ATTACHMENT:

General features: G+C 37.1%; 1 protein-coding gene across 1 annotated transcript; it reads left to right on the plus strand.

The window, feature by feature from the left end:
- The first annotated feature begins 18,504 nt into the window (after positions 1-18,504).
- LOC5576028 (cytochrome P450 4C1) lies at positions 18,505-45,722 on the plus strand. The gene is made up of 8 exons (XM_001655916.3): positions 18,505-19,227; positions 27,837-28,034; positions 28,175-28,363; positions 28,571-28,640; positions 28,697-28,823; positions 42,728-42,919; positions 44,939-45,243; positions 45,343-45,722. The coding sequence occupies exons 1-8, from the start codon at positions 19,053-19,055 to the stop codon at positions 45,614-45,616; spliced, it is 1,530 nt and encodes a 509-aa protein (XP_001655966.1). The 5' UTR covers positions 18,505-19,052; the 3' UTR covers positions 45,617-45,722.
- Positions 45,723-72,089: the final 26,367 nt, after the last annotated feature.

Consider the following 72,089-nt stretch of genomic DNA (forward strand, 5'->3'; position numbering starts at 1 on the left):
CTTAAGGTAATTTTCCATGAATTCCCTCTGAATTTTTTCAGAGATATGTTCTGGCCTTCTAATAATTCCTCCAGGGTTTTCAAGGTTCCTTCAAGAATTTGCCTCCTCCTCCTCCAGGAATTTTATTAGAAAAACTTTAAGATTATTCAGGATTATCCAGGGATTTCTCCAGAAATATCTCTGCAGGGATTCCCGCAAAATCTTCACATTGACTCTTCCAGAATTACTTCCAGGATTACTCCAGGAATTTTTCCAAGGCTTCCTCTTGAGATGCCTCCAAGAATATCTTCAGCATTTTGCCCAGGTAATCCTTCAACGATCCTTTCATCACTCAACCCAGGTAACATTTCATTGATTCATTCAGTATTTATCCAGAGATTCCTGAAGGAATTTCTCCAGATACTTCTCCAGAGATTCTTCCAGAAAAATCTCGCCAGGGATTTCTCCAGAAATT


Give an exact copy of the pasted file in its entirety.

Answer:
General features: G+C 37.1%; 1 protein-coding gene across 1 annotated transcript; it reads left to right on the plus strand.

The window, feature by feature from the left end:
- The first annotated feature begins 18,504 nt into the window (after positions 1-18,504).
- LOC5576028 (cytochrome P450 4C1) lies at positions 18,505-45,722 on the plus strand. The gene is made up of 8 exons (XM_001655916.3): positions 18,505-19,227; positions 27,837-28,034; positions 28,175-28,363; positions 28,571-28,640; positions 28,697-28,823; positions 42,728-42,919; positions 44,939-45,243; positions 45,343-45,722. The coding sequence occupies exons 1-8, from the start codon at positions 19,053-19,055 to the stop codon at positions 45,614-45,616; spliced, it is 1,530 nt and encodes a 509-aa protein (XP_001655966.1). The 5' UTR covers positions 18,505-19,052; the 3' UTR covers positions 45,617-45,722.
- Positions 45,723-72,089: the final 26,367 nt, after the last annotated feature.

Consider the following 72,089-nt stretch of genomic DNA (forward strand, 5'->3'; position numbering starts at 1 on the left):
CTTAAGGTAATTTTCCATGAATTCCCTCTGAATTTTTTCAGAGATATGTTCTGGCCTTCTAATAATTCCTCCAGGGTTTTCAAGGTTCCTTCAAGAATTTGCCTCCTCCTCCTCCAGGAATTTTATTAGAAAAACTTTAAGATTATTCAGGATTATCCAGGGATTTCTCCAGAAATATCTCTGCAGGGATTCCCGCAAAATCTTCACATTGACTCTTCCAGAATTACTTCCAGGATTACTCCAGGAATTTTTCCAAGGCTTCCTCTTGAGATGCCTCCAAGAATATCTTCAGCATTTTGCCCAGGTAATCCTTCAACGATCCTTTCATCACTCAACCCAGGTAACATTTCATTGATTCATTCAGTATTTATCCAGAGATTCCTGAAGGAATTTCTCCAGATACTTCTCCAGAGATTCTTCCAGAAAAATCTCGCCAGGGATTTCTCCAGAAATT